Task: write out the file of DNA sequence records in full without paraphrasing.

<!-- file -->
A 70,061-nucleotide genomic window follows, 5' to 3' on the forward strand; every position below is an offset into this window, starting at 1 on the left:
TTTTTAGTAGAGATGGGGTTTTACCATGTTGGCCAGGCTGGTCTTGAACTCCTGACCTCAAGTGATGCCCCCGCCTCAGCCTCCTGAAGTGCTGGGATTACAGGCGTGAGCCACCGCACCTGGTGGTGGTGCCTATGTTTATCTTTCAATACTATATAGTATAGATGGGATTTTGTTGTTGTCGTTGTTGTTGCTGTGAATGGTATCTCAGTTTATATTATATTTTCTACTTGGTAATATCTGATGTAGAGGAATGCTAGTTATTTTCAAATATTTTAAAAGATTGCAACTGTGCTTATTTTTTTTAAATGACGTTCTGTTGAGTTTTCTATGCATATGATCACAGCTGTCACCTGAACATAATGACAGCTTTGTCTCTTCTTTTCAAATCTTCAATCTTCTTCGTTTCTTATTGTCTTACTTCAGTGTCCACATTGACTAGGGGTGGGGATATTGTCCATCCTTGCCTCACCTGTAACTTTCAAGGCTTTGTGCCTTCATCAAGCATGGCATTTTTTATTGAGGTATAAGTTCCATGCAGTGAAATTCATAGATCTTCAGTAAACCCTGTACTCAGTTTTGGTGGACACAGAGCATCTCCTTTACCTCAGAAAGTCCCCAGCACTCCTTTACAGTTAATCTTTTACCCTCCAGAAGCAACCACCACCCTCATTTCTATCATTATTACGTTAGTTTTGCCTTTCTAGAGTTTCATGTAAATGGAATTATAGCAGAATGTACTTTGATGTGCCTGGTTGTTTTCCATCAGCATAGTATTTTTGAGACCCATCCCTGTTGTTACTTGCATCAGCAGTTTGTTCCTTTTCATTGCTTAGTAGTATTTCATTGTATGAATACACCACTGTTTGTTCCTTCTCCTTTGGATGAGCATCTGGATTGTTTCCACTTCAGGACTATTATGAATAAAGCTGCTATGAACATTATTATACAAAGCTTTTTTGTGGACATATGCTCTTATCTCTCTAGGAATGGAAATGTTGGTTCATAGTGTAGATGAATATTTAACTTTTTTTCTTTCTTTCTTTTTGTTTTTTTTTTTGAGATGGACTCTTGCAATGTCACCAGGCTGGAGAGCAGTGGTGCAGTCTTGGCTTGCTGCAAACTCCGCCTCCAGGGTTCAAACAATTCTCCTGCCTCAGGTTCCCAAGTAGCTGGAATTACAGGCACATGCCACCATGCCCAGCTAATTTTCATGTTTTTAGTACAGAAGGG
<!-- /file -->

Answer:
A 70,061-nucleotide genomic window follows, 5' to 3' on the forward strand; every position below is an offset into this window, starting at 1 on the left:
TTTTTAGTAGAGATGGGGTTTTACCATGTTGGCCAGGCTGGTCTTGAACTCCTGACCTCAAGTGATGCCCCCGCCTCAGCCTCCTGAAGTGCTGGGATTACAGGCGTGAGCCACCGCACCTGGTGGTGGTGCCTATGTTTATCTTTCAATACTATATAGTATAGATGGGATTTTGTTGTTGTCGTTGTTGTTGCTGTGAATGGTATCTCAGTTTATATTATATTTTCTACTTGGTAATATCTGATGTAGAGGAATGCTAGTTATTTTCAAATATTTTAAAAGATTGCAACTGTGCTTATTTTTTTTAAATGACGTTCTGTTGAGTTTTCTATGCATATGATCACAGCTGTCACCTGAACATAATGACAGCTTTGTCTCTTCTTTTCAAATCTTCAATCTTCTTCGTTTCTTATTGTCTTACTTCAGTGTCCACATTGACTAGGGGTGGGGATATTGTCCATCCTTGCCTCACCTGTAACTTTCAAGGCTTTGTGCCTTCATCAAGCATGGCATTTTTTATTGAGGTATAAGTTCCATGCAGTGAAATTCATAGATCTTCAGTAAACCCTGTACTCAGTTTTGGTGGACACAGAGCATCTCCTTTACCTCAGAAAGTCCCCAGCACTCCTTTACAGTTAATCTTTTACCCTCCAGAAGCAACCACCACCCTCATTTCTATCATTATTACGTTAGTTTTGCCTTTCTAGAGTTTCATGTAAATGGAATTATAGCAGAATGTACTTTGATGTGCCTGGTTGTTTTCCATCAGCATAGTATTTTTGAGACCCATCCCTGTTGTTACTTGCATCAGCAGTTTGTTCCTTTTCATTGCTTAGTAGTATTTCATTGTATGAATACACCACTGTTTGTTCCTTCTCCTTTGGATGAGCATCTGGATTGTTTCCACTTCAGGACTATTATGAATAAAGCTGCTATGAACATTATTATACAAAGCTTTTTTGTGGACATATGCTCTTATCTCTCTAGGAATGGAAATGTTGGTTCATAGTGTAGATGAATATTTAACTTTTTTTCTTTCTTTCTTTTTGTTTTTTTTTTTGAGATGGACTCTTGCAATGTCACCAGGCTGGAGAGCAGTGGTGCAGTCTTGGCTTGCTGCAAACTCCGCCTCCAGGGTTCAAACAATTCTCCTGCCTCAGGTTCCCAAGTAGCTGGAATTACAGGCACATGCCACCATGCCCAGCTAATTTTCATGTTTTTAGTACAGAAGGG